Another question, you probably heard about this one. http://news.bbc.co.uk/2/hi/entertainment/2218456.stm Poor example though, what are the standards for someone's religion to be officially recognized?
What is your speciality, and what have you studied outside of it? For example, is it mostly mainstream Christianity, do you know anything about "fringe" Christian groups, etc.?
And have you ever seen the show Wonderfalls?
I don't understand, what's the difference?
I'd say that's a fair bet, but I also experience this hostility here in OT.
I see, that's very interesting. Thank you.
What sort of job can this land you?
Do you think the Bible is consistent? Why are certain books not included?
I've heard the Orthodox Bible has the most "stuff" in it. Is it true ?
I'm beginning to sense a theme in some of your TV habits.
I'm going to turn this on its head.
What is, in your opinion, the least consistent religious sect that you have studied?
More of a cult but probably Scientology. Sect probably the Shakers.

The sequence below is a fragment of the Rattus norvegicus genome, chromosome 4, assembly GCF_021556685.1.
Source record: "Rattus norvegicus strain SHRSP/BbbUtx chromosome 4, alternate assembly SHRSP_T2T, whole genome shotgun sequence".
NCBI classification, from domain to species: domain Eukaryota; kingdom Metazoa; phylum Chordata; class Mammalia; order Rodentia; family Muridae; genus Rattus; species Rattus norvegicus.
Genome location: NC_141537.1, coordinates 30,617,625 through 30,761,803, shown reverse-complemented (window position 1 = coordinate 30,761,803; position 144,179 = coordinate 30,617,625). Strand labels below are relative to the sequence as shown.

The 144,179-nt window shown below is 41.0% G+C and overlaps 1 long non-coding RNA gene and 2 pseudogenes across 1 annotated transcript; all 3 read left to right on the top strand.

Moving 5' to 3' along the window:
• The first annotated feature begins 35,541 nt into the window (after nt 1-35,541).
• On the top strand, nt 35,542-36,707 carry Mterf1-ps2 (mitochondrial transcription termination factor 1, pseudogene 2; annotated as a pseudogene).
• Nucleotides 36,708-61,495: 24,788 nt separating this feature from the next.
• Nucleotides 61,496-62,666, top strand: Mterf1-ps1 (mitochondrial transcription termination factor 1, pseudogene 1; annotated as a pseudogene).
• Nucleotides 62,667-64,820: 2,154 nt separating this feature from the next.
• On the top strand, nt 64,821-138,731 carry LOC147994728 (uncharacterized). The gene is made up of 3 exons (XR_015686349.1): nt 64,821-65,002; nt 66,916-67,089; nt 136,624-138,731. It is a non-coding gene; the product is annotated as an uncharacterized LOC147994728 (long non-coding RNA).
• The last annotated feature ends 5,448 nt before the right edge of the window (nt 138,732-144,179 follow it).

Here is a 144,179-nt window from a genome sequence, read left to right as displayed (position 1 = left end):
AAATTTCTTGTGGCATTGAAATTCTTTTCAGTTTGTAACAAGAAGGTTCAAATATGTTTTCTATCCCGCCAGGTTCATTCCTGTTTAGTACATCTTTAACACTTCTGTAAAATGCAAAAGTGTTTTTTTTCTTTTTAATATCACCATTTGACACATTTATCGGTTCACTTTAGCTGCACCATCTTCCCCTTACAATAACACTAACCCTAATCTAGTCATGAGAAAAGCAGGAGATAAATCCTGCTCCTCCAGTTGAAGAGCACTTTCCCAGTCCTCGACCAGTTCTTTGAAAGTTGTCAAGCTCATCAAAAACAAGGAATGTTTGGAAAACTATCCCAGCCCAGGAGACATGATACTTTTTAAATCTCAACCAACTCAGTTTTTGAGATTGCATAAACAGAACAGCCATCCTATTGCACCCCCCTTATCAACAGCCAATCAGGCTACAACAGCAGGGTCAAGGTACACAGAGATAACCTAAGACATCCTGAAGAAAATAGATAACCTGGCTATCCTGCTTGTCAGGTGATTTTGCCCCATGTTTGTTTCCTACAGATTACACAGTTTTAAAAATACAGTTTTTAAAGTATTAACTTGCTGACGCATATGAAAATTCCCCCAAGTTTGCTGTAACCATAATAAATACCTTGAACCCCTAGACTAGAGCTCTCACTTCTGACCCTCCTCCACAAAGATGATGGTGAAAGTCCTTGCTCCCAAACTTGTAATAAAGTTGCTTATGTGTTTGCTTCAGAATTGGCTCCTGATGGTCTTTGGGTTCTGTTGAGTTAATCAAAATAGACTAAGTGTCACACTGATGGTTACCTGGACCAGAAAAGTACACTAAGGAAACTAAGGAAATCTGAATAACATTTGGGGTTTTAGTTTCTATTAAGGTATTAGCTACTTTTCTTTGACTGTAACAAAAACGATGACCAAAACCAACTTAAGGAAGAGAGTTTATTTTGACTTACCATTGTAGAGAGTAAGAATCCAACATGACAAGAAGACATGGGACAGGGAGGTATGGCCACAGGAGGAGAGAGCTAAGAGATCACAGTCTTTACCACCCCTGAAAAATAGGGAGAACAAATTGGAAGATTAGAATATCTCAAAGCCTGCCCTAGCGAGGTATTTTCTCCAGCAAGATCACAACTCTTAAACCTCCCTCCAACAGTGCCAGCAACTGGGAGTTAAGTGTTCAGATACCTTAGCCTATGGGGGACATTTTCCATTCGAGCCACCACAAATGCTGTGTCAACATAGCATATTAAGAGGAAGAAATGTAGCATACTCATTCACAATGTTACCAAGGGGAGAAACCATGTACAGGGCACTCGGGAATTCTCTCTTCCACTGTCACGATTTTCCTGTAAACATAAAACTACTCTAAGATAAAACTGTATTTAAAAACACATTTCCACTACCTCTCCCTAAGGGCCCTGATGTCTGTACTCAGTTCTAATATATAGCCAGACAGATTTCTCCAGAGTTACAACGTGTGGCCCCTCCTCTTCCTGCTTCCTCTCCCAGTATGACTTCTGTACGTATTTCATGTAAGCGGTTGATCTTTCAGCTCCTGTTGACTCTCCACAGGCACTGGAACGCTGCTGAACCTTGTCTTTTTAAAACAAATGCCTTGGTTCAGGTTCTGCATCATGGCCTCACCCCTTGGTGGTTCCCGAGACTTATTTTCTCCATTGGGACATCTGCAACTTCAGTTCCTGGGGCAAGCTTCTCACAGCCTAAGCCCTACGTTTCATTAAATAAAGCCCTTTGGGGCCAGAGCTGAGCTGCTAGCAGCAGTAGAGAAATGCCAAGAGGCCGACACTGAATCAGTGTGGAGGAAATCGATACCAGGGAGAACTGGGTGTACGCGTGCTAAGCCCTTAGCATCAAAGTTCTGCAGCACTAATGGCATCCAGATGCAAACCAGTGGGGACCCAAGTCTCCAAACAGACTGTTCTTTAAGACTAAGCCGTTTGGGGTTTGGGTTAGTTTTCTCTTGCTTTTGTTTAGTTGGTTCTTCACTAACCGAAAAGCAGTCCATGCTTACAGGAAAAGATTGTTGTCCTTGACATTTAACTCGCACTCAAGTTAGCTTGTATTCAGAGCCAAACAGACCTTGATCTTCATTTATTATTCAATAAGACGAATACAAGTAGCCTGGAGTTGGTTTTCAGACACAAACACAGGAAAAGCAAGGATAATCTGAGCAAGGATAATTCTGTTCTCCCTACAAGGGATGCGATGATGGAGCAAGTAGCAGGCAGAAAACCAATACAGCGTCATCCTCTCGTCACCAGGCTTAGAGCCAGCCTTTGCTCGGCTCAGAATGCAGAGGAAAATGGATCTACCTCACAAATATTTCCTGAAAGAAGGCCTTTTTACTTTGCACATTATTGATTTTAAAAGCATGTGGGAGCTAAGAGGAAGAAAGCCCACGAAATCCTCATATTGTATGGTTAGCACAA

I was talking about consistency, not insanity. The two are not necessarily correlated.
Define insanity, there are plenty of "insane" prophets in the Bible, St John the divine, or mad as he was sometimes known, many people believed him insane? And don't get me started with the saints
Great work so far, Plotinus!
As the resident monist and New Thought believer here, I would like to ask:
Has your study of theology centered mainly in Western thought, such as Christianity, or to what level have you explored Eastern though as well?
What is your opinion of people like Thomas Troward, Ernest Holmes, or Joseph Campbell, who tried to synthesize Western and Eastern thinking?
Why, you would have to study theology! If you want to study theology at university you generally just need to have done humanities at school. My A Levels were in English, History, and French, but I was tired of those so I decided I wanted to do philosophy at university, and for some reason I thought philosophy and theology sounded more interesting than philosophy alone. To study it at a master's or PhD level you would normally need a language or two, normally Greek. But my Greek is very bad because I'm hopeless at languages.